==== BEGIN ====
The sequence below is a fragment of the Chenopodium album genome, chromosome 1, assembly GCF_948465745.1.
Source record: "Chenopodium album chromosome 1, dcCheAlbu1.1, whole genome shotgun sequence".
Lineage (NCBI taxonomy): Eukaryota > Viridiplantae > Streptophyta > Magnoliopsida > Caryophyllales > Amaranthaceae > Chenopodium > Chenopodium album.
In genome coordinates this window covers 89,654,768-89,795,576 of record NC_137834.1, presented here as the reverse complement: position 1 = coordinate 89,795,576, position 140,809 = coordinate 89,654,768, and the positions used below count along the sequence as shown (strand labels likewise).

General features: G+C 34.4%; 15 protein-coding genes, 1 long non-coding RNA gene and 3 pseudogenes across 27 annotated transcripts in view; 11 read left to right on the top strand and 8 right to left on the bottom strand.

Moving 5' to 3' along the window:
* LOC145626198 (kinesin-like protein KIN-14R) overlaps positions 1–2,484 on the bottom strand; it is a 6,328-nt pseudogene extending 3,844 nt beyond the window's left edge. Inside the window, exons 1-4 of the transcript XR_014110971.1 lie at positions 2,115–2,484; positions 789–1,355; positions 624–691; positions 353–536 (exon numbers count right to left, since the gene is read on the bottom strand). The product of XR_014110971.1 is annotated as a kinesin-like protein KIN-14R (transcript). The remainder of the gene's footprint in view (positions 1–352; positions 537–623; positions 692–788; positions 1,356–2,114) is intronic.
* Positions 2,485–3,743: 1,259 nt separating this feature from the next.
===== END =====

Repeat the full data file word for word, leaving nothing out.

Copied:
The sequence below is a fragment of the Chenopodium album genome, chromosome 1, assembly GCF_948465745.1.
Source record: "Chenopodium album chromosome 1, dcCheAlbu1.1, whole genome shotgun sequence".
Lineage (NCBI taxonomy): Eukaryota > Viridiplantae > Streptophyta > Magnoliopsida > Caryophyllales > Amaranthaceae > Chenopodium > Chenopodium album.
In genome coordinates this window covers 89,654,768-89,795,576 of record NC_137834.1, presented here as the reverse complement: position 1 = coordinate 89,795,576, position 140,809 = coordinate 89,654,768, and the positions used below count along the sequence as shown (strand labels likewise).

General features: G+C 34.4%; 15 protein-coding genes, 1 long non-coding RNA gene and 3 pseudogenes across 27 annotated transcripts in view; 11 read left to right on the top strand and 8 right to left on the bottom strand.

Moving 5' to 3' along the window:
* LOC145626198 (kinesin-like protein KIN-14R) overlaps positions 1–2,484 on the bottom strand; it is a 6,328-nt pseudogene extending 3,844 nt beyond the window's left edge. Inside the window, exons 1-4 of the transcript XR_014110971.1 lie at positions 2,115–2,484; positions 789–1,355; positions 624–691; positions 353–536 (exon numbers count right to left, since the gene is read on the bottom strand). The product of XR_014110971.1 is annotated as a kinesin-like protein KIN-14R (transcript). The remainder of the gene's footprint in view (positions 1–352; positions 537–623; positions 692–788; positions 1,356–2,114) is intronic.
* Positions 2,485–3,743: 1,259 nt separating this feature from the next.